Lotte Kopecky’s 2023 season couldn’t have gone much better: It started with a win at Omloop Het Nieuwsblad followed by a second Tour of Flanders victory before a Tour de France Femmes overall podium and culminated in three world titles in the same week at the UCI World Championships in Glasgow.
Speaking to the press ahead of the 2024 season, Kopecky is pragmatic about the probability of repeating her previous successes: “I think it was an amazing season and I think for me the most important thing I have to take with me in the next season is to stay calm and not to start to expect that every race will be the same as last year because it will not be,” she says.
Her aim, she says, is to enjoy racing in the rainbow jersey and “choose my moments to get in the right shape and maybe pick a little bit more the races I want to be good at.”
The 28-year-old will begin her season at the second edition of the UAE Tour Women in two weeks before focusing on a targeted Classics campaign which sees her sights set on a Flanders-Roubaix peak.
“Last year, I managed to get actually on a very high level through the whole spring but now I [will] try to maybe peak a little bit later, more in the period of [Tour of Flanders], Paris Roubaix, Amstel, Liège,” she explains. “Because if you are already at the real top of your game in Omloop then it’s hard to keep this form for two months. So yeah, I took things a little bit easier this winter, to get on my best form in the beginning of April and try to hold it the whole month.”
A win at Paris Roubaix is the goal, with the cobbled Classic having eluded the Belgian rider thus far. The unprecedented dynamic of the 2023 edition as well as bad luck in the form of crashing meant that she missed out in 2023.
“You cannot really predict those races before,” she reflects. “It’s really how the day goes. Last year was really special for women’s cycling, I think we had a break of like 17 riders, more or less. That’s something we do not see often. For sure not in a classic race. So yeah, we just have to be prepared for all scenarios.”
Although the Hell of the North is clearly a target for the Belgian she is reluctant to put pressure on herself for the one-day Classic:
“It’s a race I just really like. I mean, it’s fighting through to every cobbled section. It’s also… your weight doesn’t matter at all. I mean, not like other races. It’s also the kind of efforts I really like and it’s just a heroic race. It’s a very cool race and I just hope I can win it one day. But I also realise that it’s really hard to say or dangerous to say I want to win Paris Roubaix or put all my cards on that race because the race can be over before you know it,” she says.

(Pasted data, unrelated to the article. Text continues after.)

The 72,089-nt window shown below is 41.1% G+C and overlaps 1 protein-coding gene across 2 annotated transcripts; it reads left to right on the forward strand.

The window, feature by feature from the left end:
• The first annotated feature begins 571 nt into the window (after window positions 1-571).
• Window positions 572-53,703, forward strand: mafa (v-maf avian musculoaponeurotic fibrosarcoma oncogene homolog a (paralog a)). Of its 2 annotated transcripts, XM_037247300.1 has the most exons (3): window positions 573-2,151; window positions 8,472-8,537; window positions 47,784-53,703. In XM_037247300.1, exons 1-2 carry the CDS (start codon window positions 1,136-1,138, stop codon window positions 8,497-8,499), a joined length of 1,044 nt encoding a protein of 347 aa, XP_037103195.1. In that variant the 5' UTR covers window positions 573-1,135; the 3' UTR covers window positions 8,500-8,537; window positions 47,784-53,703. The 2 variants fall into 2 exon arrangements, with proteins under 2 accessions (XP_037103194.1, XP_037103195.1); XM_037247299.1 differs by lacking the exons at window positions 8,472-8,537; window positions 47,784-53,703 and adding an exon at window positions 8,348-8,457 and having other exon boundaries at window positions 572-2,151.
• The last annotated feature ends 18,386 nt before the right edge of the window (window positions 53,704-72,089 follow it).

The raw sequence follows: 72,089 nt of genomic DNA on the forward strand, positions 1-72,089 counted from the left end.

“That’s why I say more the month of April is for me the most important because then you know, I mean, if you’re good in Tour of Flanders then you’re also good at Paris Roubaix and you’re also good in Amstel. So it’s more of a period I try to target and not really just that one race, although it would be nice if I can just win that race. But we’ll see. It’s a special race, it’s a nice race and I just try to go there without too much pressure. And I think that still works the best for me.”
The World Champion is also reluctant to solidify her plans for the season post-Classics as she gears towards the Paris Olympic Games where she will compete in both the road and track events. With the Tour de France Femmes avec Zwift coming hot on the heels of the Olympics, Kopecky retains that she is still unsure as to whether she will make it to the start line in Rotterdam in August.
“First I focus on the Classics because those are also very important to me. I just hope that I can make a good Classics season and just go with good vibes towards this build-up to the Olympics. And then I think with the combination of track and road I already proved that this is something I can do, and it doesn’t really affect track or road races for me” she says.
“So I’ll finish the classics season in Liège and after that, I’ll really make a completely detailed programme towards the Olympics. And also the Tour de France is just right after. That’s also something we will discuss later if I will do the Tour de France or not.”
“That’s something I really want to start to really get completely planned or organised after the Classics. Then we have a full vision of how I am at that moment. I think it’s best for me to plan it pretty late.”
For now, though, she is already itching to get her 2024 campaign underway: “I’m actually happy I can start in UAE Tour because I really want to start racing,” she says.